So with all that said, will a measured response of a system be able to tell me what going to sound good? Maybe, but only my ears will tell me. So my advise to you is to go out and listen to several different manufacturers and see what types of speaker formats you enjoy the best and go from there.
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post #15 of 16 Old 10-27-08, 09:18 PM
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Re: Designing some speakers, need a little help.

PT800 wrote: View Post
I would totally diagree with that statement. Using spikes will tighten the bass, most certainly with subs, and will provide more open and airy highs.
I know from where I speak, I added spikes to an old system, and they did just that.
I use steel ballbearings (about the size of marbles) unser the studio nearfield monitors. This works a treat for decoupling. You could also use glass marbles. I've also done this in makeshift monitoring rooms for live recording situations.

Spikes (or marbles) won't do anything for HF, they simply decouple the cabinet vibrations (particularly at resonance) from the surface that they sit on. If it's on a dense hardwood or concrete surface they probably won't make any difference at all.
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post #16 of 16 Old 10-27-08, 09:41 PM
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Re: Designing some speakers, need a little help.

avaserfi wrote: View Post
Three way speakers are extremely typical, in fact, I am currently working on a design of relatively compact towers for myself. As far as working with solid wood goes, I wouldn't really recommend it. Solid wood has a tendency to warp due to humidity and temperature as well as other factors. Typically working with a high grade plywood is far superior as it can easily be veneered and is more resistant to effects of the environment. Also, I thought I would inform you that if you use a passive crossover system there will be no audible benefits from having bi-wiring capabilities, but some people think it looks cool and it isn't too much work. If you go active, it would be needed that you have multiple binding posts for each driver.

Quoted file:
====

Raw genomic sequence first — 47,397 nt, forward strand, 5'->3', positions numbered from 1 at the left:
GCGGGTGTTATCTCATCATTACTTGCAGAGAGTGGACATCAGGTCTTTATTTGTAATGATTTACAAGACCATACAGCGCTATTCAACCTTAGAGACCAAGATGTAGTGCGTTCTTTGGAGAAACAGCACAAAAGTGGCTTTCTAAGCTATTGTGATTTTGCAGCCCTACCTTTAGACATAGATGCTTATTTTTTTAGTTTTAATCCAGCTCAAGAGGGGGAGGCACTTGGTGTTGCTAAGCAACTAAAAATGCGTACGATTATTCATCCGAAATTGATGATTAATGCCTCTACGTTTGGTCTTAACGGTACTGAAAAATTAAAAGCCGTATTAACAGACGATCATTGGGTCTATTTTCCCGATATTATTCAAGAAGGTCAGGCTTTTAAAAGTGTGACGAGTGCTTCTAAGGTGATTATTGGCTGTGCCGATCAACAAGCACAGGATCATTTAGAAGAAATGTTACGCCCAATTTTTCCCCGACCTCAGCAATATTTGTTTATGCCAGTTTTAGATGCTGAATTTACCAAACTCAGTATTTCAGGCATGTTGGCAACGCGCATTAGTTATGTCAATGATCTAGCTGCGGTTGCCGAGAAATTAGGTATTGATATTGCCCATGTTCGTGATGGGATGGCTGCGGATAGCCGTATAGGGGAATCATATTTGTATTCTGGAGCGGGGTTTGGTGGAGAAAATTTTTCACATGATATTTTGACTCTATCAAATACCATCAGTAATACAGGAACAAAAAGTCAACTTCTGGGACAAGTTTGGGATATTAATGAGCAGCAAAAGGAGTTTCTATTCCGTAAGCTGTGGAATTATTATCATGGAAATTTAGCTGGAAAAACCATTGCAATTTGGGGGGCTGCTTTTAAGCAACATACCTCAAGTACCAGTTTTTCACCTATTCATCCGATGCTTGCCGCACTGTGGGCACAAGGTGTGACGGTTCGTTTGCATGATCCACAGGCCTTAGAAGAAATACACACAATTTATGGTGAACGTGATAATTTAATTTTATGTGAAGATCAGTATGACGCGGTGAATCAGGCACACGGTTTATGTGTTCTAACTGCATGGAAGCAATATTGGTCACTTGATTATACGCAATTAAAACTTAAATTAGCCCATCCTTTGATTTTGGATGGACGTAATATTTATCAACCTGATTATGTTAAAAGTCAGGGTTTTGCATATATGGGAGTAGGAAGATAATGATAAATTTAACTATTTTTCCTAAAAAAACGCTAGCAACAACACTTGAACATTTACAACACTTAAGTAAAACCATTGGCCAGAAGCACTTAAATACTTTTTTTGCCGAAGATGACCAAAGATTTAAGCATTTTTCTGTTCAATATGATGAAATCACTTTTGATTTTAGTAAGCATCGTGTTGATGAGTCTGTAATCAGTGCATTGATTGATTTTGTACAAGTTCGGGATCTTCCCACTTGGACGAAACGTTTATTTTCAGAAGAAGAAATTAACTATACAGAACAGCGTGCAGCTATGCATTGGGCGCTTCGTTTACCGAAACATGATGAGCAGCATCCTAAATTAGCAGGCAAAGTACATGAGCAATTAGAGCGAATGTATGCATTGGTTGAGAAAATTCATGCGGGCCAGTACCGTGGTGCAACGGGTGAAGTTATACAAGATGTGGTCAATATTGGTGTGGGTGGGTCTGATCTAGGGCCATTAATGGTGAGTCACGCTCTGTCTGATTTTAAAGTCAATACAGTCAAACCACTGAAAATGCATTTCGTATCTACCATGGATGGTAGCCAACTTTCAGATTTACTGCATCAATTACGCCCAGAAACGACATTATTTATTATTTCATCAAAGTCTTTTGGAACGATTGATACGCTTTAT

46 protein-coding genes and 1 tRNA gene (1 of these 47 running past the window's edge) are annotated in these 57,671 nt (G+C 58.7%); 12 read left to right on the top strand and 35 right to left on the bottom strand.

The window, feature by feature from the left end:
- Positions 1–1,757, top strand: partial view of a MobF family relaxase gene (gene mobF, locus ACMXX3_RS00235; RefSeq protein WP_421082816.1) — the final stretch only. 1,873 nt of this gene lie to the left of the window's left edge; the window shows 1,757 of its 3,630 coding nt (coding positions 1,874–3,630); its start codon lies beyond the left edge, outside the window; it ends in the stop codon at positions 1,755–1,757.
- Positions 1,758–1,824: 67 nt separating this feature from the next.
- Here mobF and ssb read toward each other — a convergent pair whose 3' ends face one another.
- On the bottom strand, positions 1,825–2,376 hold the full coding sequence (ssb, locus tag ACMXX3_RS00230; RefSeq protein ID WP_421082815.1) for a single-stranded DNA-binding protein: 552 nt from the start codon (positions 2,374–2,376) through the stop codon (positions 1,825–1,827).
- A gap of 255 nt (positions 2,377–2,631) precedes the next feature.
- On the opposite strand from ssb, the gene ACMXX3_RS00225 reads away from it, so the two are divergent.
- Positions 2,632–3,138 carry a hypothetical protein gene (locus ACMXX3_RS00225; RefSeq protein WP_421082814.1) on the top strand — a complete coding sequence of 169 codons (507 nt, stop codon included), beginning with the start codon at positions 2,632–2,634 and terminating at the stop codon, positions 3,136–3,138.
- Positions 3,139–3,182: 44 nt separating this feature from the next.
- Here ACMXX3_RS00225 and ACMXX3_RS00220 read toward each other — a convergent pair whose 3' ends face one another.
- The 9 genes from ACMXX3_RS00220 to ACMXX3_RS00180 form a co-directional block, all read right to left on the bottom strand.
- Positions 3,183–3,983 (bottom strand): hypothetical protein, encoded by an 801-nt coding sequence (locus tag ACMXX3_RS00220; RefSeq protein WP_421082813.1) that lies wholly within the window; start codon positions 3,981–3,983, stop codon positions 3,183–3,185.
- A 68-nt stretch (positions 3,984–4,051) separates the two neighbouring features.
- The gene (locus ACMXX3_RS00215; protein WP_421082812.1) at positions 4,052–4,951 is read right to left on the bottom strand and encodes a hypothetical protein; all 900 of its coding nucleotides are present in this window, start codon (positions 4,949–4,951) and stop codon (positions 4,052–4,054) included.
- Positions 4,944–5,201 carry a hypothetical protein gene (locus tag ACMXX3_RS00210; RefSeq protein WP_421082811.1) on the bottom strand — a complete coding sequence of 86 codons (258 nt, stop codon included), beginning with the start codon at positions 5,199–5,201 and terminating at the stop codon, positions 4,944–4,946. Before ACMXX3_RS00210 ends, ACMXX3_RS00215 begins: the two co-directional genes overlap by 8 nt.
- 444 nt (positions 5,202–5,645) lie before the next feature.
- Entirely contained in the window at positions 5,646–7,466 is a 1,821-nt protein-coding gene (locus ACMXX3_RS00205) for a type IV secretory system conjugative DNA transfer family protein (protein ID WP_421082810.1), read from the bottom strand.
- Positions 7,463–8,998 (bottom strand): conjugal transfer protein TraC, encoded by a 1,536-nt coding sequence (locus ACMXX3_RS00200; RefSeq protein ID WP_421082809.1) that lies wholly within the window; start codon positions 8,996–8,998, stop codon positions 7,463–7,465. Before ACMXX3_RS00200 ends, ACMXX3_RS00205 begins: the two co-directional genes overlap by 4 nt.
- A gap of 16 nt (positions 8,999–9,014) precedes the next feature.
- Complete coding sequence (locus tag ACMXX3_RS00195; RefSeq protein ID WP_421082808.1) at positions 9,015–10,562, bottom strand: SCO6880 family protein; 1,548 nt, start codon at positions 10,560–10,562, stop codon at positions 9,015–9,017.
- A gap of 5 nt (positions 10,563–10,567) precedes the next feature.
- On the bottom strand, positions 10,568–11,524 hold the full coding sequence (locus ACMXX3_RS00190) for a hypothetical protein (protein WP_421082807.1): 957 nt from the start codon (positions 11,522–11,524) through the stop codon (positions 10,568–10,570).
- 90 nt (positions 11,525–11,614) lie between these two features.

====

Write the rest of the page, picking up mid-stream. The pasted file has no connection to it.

Natural timber construction is a poor choice of material. The grain structure has different strengths and flexibilities in each direction and can cause unwanted cabinet resonances. High density non-grained material is best for cabinet construction. MDF is usually preferred, however ply is also commonly used.

There are audible benefits with active crossovers over passive designs, however this is largely dependent on the listenting situation. For example, a set of nearfield monitors in a studio are run at moderate levels all day and used for accuracy of detail. You want them to sound the same at the start of the day as at the end of the day, so most use bi-amped designs to achieve this. The crossover components have tolerances which are thermally dependent and, if moderate power is run through them over a long period, the component values will change, causing a change in what is heard. Active crossovers have tiny amounts of power run through them and will remain consistently in spec. However they are more expensive since you need more amplifiers, power supplies etc.

Even with an active crossover design you should include a capacitor in series with the tweeter if connected to a DC coupled amp. This limits the possibility of a click or thump destroying the tweeter. The cap should be sized so it is not contributing significantly to the filtering at the crossover frequency.